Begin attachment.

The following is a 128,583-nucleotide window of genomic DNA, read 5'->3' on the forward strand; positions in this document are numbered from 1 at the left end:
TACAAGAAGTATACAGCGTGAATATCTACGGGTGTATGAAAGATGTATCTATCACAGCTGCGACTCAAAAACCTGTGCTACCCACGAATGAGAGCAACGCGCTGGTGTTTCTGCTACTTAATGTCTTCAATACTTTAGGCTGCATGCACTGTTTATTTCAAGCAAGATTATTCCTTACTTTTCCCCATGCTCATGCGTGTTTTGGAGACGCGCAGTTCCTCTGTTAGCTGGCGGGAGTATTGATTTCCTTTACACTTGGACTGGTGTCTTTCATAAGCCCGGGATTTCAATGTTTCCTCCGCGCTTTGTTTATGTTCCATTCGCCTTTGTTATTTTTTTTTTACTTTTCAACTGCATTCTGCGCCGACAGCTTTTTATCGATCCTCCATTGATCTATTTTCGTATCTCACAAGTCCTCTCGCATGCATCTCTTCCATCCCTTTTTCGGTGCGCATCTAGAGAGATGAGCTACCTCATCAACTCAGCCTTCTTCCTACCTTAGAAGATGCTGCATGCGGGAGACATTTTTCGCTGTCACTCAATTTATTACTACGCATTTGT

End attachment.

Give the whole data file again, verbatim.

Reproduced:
The following is a 128,583-nucleotide window of genomic DNA, read 5'->3' on the forward strand; positions in this document are numbered from 1 at the left end:
TACAAGAAGTATACAGCGTGAATATCTACGGGTGTATGAAAGATGTATCTATCACAGCTGCGACTCAAAAACCTGTGCTACCCACGAATGAGAGCAACGCGCTGGTGTTTCTGCTACTTAATGTCTTCAATACTTTAGGCTGCATGCACTGTTTATTTCAAGCAAGATTATTCCTTACTTTTCCCCATGCTCATGCGTGTTTTGGAGACGCGCAGTTCCTCTGTTAGCTGGCGGGAGTATTGATTTCCTTTACACTTGGACTGGTGTCTTTCATAAGCCCGGGATTTCAATGTTTCCTCCGCGCTTTGTTTATGTTCCATTCGCCTTTGTTATTTTTTTTTTACTTTTCAACTGCATTCTGCGCCGACAGCTTTTTATCGATCCTCCATTGATCTATTTTCGTATCTCACAAGTCCTCTCGCATGCATCTCTTCCATCCCTTTTTCGGTGCGCATCTAGAGAGATGAGCTACCTCATCAACTCAGCCTTCTTCCTACCTTAGAAGATGCTGCATGCGGGAGACATTTTTCGCTGTCACTCAATTTATTACTACGCATTTGT